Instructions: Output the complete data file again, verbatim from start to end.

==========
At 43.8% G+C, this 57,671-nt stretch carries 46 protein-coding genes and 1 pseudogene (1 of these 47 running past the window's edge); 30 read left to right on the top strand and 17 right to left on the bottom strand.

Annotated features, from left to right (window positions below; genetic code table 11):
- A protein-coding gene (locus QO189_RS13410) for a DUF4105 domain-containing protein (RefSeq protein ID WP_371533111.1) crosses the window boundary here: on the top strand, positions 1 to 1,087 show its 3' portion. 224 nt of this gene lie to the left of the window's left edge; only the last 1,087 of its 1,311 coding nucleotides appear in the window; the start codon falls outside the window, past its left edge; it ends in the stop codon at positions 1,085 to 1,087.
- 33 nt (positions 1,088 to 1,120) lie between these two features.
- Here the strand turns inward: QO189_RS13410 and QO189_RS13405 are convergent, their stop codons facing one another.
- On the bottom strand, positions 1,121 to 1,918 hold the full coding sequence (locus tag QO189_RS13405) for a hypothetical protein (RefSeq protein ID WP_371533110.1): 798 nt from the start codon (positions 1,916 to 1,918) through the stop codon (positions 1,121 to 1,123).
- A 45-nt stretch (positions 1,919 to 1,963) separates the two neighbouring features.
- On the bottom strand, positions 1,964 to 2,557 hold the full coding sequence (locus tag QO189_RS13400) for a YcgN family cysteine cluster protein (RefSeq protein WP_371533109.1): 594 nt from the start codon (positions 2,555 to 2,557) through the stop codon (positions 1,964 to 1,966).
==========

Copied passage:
At 43.8% G+C, this 57,671-nt stretch carries 46 protein-coding genes and 1 pseudogene (1 of these 47 running past the window's edge); 30 read left to right on the top strand and 17 right to left on the bottom strand.

Annotated features, from left to right (window positions below; genetic code table 11):
- A protein-coding gene (locus QO189_RS13410) for a DUF4105 domain-containing protein (RefSeq protein ID WP_371533111.1) crosses the window boundary here: on the top strand, positions 1 to 1,087 show its 3' portion. 224 nt of this gene lie to the left of the window's left edge; only the last 1,087 of its 1,311 coding nucleotides appear in the window; the start codon falls outside the window, past its left edge; it ends in the stop codon at positions 1,085 to 1,087.
- 33 nt (positions 1,088 to 1,120) lie between these two features.
- Here the strand turns inward: QO189_RS13410 and QO189_RS13405 are convergent, their stop codons facing one another.
- On the bottom strand, positions 1,121 to 1,918 hold the full coding sequence (locus tag QO189_RS13405) for a hypothetical protein (RefSeq protein ID WP_371533110.1): 798 nt from the start codon (positions 1,916 to 1,918) through the stop codon (positions 1,121 to 1,123).
- A 45-nt stretch (positions 1,919 to 1,963) separates the two neighbouring features.
- On the bottom strand, positions 1,964 to 2,557 hold the full coding sequence (locus tag QO189_RS13400) for a YcgN family cysteine cluster protein (RefSeq protein WP_371533109.1): 594 nt from the start codon (positions 2,555 to 2,557) through the stop codon (positions 1,964 to 1,966).